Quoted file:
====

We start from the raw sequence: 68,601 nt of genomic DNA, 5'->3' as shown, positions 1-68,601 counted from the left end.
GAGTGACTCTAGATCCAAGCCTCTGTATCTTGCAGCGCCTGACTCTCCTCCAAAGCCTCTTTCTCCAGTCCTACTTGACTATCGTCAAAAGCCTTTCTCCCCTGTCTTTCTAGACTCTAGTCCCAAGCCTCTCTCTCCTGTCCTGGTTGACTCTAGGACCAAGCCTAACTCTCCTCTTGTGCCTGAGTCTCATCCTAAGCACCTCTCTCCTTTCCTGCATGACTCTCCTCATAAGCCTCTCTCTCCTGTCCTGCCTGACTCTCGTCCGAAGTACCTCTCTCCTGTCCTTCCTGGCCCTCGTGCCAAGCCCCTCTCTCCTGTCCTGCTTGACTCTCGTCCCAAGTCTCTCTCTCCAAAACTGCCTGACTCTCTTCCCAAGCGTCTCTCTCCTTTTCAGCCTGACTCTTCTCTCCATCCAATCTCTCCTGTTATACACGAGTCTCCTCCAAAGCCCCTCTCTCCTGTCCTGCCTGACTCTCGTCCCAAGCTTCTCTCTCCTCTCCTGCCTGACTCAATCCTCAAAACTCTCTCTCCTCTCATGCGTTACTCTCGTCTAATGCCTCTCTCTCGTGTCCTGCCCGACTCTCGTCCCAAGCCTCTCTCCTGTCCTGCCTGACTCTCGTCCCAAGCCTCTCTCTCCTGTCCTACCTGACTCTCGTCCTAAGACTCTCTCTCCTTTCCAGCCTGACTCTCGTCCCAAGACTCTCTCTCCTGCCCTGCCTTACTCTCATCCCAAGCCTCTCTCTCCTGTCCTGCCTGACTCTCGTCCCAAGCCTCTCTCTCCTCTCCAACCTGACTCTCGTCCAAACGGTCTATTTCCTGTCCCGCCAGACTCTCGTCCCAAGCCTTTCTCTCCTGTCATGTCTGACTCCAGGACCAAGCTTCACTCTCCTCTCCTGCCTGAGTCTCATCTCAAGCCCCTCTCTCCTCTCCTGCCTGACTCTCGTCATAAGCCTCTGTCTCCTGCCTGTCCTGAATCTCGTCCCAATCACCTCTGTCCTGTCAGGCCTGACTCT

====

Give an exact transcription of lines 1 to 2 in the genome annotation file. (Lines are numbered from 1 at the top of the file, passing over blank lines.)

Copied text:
We start from the raw sequence: 68,601 nt of genomic DNA, 5'->3' as shown, positions 1-68,601 counted from the left end.
GAGTGACTCTAGATCCAAGCCTCTGTATCTTGCAGCGCCTGACTCTCCTCCAAAGCCTCTTTCTCCAGTCCTACTTGACTATCGTCAAAAGCCTTTCTCCCCTGTCTTTCTAGACTCTAGTCCCAAGCCTCTCTCTCCTGTCCTGGTTGACTCTAGGACCAAGCCTAACTCTCCTCTTGTGCCTGAGTCTCATCCTAAGCACCTCTCTCCTTTCCTGCATGACTCTCCTCATAAGCCTCTCTCTCCTGTCCTGCCTGACTCTCGTCCGAAGTACCTCTCTCCTGTCCTTCCTGGCCCTCGTGCCAAGCCCCTCTCTCCTGTCCTGCTTGACTCTCGTCCCAAGTCTCTCTCTCCAAAACTGCCTGACTCTCTTCCCAAGCGTCTCTCTCCTTTTCAGCCTGACTCTTCTCTCCATCCAATCTCTCCTGTTATACACGAGTCTCCTCCAAAGCCCCTCTCTCCTGTCCTGCCTGACTCTCGTCCCAAGCTTCTCTCTCCTCTCCTGCCTGACTCAATCCTCAAAACTCTCTCTCCTCTCATGCGTTACTCTCGTCTAATGCCTCTCTCTCGTGTCCTGCCCGACTCTCGTCCCAAGCCTCTCTCCTGTCCTGCCTGACTCTCGTCCCAAGCCTCTCTCTCCTGTCCTACCTGACTCTCGTCCTAAGACTCTCTCTCCTTTCCAGCCTGACTCTCGTCCCAAGACTCTCTCTCCTGCCCTGCCTTACTCTCATCCCAAGCCTCTCTCTCCTGTCCTGCCTGACTCTCGTCCCAAGCCTCTCTCTCCTCTCCAACCTGACTCTCGTCCAAACGGTCTATTTCCTGTCCCGCCAGACTCTCGTCCCAAGCCTTTCTCTCCTGTCATGTCTGACTCCAGGACCAAGCTTCACTCTCCTCTCCTGCCTGAGTCTCATCTCAAGCCCCTCTCTCCTCTCCTGCCTGACTCTCGTCATAAGCCTCTGTCTCCTGCCTGTCCTGAATCTCGTCCCAATCACCTCTGTCCTGTCAGGCCTGACTCT